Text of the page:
| By Dr. Brandyn Fisher

Throughout my travels to junior and professional tennis events, I have seen some pretty crazy things that players have to deal with, so much so that I could write an entertaining book about it all. For example, I once saw a player who was behind 0-3 in the first set, launch all three balls into a pond behind the court, and then proceed to walk slowly to the tournament desk to get a new can of balls. I guess he didn’t like how he started off in the match. While this might be an extreme example, the point is that players have to learn to deal with adversity and figure out a way to keep charging ahead. As a competitive player, you are going to be exposed to a range of situations and challenges, and to be successful, you must be resilient.

Train for adversity, not to find the zone

To become more resilient, players must build a tolerance to adversity, which is achieved by attacking challenges with a different mindset and attitude. Instead of trying to get into the "zone" each day, work on building a thicker armor that cannot be pierced by pebbles (petty events that happen during competition). The days when everything you do seems to work are few and far between. Instead, competition and training is full of random challenges and adverse moments. When asked how many matches in his career he would consider to have played “in the zone,” one former world number one said, “About 20.” He was on the pro tour for over a decade and played nearly 800 matches in his career. Interestingly, he said he did not really improve at the pro level until he became a better performer on his off days.

Bring your bottom end up

Players who improve their bad days make bigger jumps than those who want to make their good days even better. Instead of trying to find your “Zone,” work on bringing your bottom end up. You will improve more if your mental performances are consistent from the good days to the bad days. Instead of striving for the highest level of physical performance every practice or every match, work on day-to-day mental consistency, which means you have a high level of mental engagement regardless of how well you are playing. Once you can accomplish mental consistency, then you can turn your attention to reaching the top one percent of your performance.

Change your perception of the bad says, see the opportunity

Players who are exposed to struggle with adversity have a great opportunity to fill in their holes, but only if they choose to see it this way. Very few players who I have worked with like the days when things are difficult, but eventually, they learn to roll with it and focus on what really matters. When you begin to look at adversity and bad days through a different lens, you begin seeking out challenge as a means of staying motivated and focusing on your goals. The easy days offer few challenges, and as a result, few opportunities to build your tolerance for adversity. Which matches are you the most proud of? Which matches did you learn the most from or gain the most confidence from? Most players gain more confidence from overcoming struggle and finding a way to get it done. Redirect your bad days and challenges into opportunities.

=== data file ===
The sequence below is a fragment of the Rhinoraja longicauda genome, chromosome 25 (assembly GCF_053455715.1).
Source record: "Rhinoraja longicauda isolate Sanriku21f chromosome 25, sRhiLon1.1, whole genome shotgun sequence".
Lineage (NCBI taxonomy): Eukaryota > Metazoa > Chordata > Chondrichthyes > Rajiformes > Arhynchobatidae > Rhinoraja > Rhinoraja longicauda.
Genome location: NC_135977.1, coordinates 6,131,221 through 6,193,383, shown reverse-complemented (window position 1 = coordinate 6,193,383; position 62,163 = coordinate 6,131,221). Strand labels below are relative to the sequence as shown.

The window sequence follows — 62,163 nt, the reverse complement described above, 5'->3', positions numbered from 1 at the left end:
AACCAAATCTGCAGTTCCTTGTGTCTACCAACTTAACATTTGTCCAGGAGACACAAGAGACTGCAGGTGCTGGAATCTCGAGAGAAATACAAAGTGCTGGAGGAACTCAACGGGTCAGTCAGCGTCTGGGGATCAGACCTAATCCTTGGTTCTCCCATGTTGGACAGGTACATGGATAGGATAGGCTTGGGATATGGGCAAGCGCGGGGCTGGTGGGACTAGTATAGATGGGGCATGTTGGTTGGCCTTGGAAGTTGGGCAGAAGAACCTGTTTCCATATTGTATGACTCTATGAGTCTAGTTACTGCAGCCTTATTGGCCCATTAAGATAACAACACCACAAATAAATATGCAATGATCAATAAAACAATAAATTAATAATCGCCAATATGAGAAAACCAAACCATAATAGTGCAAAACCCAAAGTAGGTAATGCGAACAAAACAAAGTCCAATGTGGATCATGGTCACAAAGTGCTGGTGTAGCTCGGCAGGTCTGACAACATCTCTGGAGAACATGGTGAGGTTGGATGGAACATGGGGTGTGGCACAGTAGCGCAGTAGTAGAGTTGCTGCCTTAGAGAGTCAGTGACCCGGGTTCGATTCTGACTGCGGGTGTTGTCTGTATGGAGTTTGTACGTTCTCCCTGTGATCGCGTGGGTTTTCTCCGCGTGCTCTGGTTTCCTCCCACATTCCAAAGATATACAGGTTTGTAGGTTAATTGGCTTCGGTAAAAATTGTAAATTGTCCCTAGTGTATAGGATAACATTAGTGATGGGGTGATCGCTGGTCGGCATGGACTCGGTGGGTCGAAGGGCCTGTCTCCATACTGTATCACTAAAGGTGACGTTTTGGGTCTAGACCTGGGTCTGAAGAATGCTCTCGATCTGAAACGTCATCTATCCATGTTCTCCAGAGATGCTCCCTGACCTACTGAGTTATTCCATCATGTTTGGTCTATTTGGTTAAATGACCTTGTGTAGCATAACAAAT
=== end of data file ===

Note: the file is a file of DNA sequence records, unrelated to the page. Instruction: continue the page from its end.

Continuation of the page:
Focus on what can be controlled to level out performance

A player's mental engagement will often correlate with one’s physical play. Play well and you will see a positive and engaged player; play poorly, and you will see poor body language and inconsistent engagement. While it would be great to be mentally engaged and play well, you only need one of the two to be present to put yourself in a position to win. If you go 0 for 2, then you are in trouble. If you have ever played poorly, but managed to win, then you know what it is like to mentally grind out a victory. It won't be pretty and you will have to dig deep, but if your mind is focused on the factors within your control (effort, making adjustments, etc.), you will be in every match you play. If your mental engagement goes hand-in-hand with your physical performance, then you can expect a lot of ups and downs, which can be very frustrating. Get off the roller-coaster ride and become a consistent competitor—grind it out mentally on the bad days.

Develop your tolerance to adversity by taking challenges head on with a different attitude. Practice and competition represent opportunities to strengthen your armor. The thicker the armor, the more you can handle and the less your opponent can get through.